The first time I heard the premise of “Let Them All Talk,” I thought– Love Boat, Golden Girls. what is this? Why are Meryl Streep, Dianne Wiest, and Candice Bergen getting involved in this kind of shmaltzy nonsense? And why is two time Oscar winner Steven Soderbergh directing it?
But then there’s the screenwriter, Deborah Eisenberg, famous from the New Yorker, married a long time to actor Wally Shawn, who’s been in projects with all three of these powerhouse actresses. And Lucas Hedges and Gemma Chan are the “young people.” It’s not like they’re Donnie and Marie.
Upfront I’ll tell you “Let Them All Talk” was sold to HBO Max, but because of this year’s Oscar rules, it’s eligible for everything. I didn’t know that when I saw it. Last week, everyone was focused on Meryl in “The Prom.” But I knew better. Soderbergh, very slyly, has pulled off a quite triumph.
The premise is that Streep is literary award winning writer Alice Hughes. She’s wanted in London to accept a prestigious prize so she asks if she can take her two college pals– Bergen and Wiest– and nephew Hedges. She will only go by boat, so they all board the Queen Mary for Southampton after her book agent (Gemma Chan) gets her a lecture gig.
It’s not exactly The Love Boat. Well, maybe if Robert Altman had filmed it. “LTAT” has that feeling of being intimate and on the fly, almost cinema verite, when it’s quite constructed. That’s its magic. Each of the women has secrets and issues, many of them are unexplained for a long time, none are obvious. Meryl’s Alice believes her own publicity, Wiest’s Susan has hidden wisdom, Bergen’s Roberta is garrulous and direct.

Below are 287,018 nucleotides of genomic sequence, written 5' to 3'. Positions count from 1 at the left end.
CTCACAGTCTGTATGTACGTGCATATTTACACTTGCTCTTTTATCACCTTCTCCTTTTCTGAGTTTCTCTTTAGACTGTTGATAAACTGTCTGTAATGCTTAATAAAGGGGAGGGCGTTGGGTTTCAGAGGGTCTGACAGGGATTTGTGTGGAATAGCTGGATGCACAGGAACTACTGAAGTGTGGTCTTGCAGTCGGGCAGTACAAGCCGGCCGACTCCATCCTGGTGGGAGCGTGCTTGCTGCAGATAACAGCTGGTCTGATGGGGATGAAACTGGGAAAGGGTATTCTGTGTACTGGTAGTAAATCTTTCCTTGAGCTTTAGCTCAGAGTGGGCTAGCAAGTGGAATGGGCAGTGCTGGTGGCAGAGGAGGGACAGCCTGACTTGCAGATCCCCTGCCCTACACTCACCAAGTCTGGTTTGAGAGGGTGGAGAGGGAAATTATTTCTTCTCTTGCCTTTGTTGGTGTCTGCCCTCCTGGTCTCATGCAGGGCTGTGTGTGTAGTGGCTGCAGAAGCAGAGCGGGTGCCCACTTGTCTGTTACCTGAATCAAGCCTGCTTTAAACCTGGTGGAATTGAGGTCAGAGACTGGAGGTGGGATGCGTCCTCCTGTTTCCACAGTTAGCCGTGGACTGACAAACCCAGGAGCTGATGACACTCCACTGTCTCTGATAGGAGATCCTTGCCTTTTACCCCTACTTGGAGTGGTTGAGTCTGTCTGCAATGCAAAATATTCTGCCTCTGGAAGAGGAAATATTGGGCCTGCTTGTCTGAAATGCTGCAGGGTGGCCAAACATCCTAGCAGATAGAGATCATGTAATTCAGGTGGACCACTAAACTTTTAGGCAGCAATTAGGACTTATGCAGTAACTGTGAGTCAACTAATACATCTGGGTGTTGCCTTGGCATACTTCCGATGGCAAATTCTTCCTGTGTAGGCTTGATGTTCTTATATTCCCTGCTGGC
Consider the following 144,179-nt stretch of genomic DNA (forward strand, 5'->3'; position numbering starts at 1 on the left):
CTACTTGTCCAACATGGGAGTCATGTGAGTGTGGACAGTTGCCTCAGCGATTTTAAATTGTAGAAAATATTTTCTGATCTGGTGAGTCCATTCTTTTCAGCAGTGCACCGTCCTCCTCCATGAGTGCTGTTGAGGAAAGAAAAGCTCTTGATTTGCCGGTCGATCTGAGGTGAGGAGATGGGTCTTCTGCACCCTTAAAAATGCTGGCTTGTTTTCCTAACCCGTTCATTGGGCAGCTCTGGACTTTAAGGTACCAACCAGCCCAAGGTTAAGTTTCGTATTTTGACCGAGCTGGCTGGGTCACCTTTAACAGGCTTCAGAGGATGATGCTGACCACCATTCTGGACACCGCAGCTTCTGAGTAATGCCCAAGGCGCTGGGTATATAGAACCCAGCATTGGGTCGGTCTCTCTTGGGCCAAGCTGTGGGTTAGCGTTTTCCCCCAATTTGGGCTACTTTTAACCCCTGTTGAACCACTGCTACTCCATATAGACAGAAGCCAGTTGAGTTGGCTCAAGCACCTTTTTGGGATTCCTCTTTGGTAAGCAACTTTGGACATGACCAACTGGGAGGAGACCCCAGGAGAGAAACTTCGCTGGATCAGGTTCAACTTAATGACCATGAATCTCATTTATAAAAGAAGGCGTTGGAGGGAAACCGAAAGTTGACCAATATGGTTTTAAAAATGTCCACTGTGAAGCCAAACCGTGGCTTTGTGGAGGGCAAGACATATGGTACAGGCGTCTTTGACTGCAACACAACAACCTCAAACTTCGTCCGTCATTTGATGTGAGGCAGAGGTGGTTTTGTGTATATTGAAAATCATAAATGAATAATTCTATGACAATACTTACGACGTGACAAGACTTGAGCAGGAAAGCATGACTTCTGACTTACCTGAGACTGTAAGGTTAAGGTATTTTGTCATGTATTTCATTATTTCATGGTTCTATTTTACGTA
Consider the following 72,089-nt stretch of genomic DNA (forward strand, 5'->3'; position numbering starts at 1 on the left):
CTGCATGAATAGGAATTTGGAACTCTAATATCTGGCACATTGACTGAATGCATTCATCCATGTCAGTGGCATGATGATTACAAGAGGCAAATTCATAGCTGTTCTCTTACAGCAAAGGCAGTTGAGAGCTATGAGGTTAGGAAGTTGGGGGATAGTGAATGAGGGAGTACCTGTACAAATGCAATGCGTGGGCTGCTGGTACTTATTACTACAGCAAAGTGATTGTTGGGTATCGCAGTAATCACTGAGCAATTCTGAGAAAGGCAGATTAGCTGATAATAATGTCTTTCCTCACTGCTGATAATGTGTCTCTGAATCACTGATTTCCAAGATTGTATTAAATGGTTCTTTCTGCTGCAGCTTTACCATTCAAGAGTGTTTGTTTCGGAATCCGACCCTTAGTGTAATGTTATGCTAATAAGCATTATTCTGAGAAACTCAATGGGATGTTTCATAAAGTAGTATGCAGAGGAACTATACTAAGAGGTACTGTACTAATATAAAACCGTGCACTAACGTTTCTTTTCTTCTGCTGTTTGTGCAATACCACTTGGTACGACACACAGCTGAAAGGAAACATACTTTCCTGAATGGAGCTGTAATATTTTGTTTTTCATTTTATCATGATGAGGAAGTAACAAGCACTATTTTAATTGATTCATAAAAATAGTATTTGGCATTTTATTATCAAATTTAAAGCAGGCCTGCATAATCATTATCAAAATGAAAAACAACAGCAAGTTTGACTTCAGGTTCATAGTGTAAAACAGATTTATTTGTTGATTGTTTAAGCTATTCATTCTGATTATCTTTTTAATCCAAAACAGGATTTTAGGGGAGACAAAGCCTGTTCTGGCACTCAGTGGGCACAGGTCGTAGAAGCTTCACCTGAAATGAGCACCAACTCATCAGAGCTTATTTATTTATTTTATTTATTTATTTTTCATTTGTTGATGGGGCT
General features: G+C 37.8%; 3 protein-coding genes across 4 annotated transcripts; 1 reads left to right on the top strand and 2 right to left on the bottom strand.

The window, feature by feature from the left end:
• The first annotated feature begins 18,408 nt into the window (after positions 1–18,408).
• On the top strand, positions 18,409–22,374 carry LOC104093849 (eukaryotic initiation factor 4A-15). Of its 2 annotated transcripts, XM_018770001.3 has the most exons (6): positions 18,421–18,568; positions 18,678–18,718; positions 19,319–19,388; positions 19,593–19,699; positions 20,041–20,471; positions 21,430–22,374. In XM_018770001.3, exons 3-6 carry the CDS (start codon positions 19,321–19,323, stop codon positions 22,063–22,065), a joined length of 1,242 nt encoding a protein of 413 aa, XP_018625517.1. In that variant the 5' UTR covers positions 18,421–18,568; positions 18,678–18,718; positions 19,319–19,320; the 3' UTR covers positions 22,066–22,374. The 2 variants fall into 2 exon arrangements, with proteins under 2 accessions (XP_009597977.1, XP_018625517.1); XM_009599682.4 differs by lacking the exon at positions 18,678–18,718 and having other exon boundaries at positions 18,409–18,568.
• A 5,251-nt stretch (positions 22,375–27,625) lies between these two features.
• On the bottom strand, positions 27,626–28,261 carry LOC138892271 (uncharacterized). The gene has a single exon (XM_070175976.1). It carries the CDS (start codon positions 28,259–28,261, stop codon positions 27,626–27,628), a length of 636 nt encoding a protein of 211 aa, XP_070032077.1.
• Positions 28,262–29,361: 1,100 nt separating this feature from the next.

Streep and Wiest are wonderful, of course. Streep has the showier part, a kind of Lear unraveling before our eyes, charming and dangerous. It’s one of her best performances, apples and oranges to “The Prom.”
But it’s Bergen who really knocked me out. She just keeps transcending herself in all these post- Murphy Brown movies. Roberta is broke, she hates Alice for ruining her life, she is bluntly on a gold digging mission for a husband. Maybe it’s a silver mining expedition. Her standards aren’t that high. She just wants to find a dignified third act. I really liked her so much. I want to be snookered by her myself.
And then, after the movie makes a sharp turn, it’s Roberta who brings dignity to the proceedings. She’s the unexpected heroine. Bergen deserves a Supporting Actress nomination. I put her in with my favorite supporting performances of this season including Valerie Mahaffey from “French Exit,” Marisa Tomei from “King of Staten Island,” Cherry Jones from “Rainy Day in New York,” Swankie from “Nomadland,” and Amanda Seyfried from “Mank.”
Soderbergh shot this for nothing, basically, did his own editing and cinematography. “LTAT” will stand high on his already impressive resume.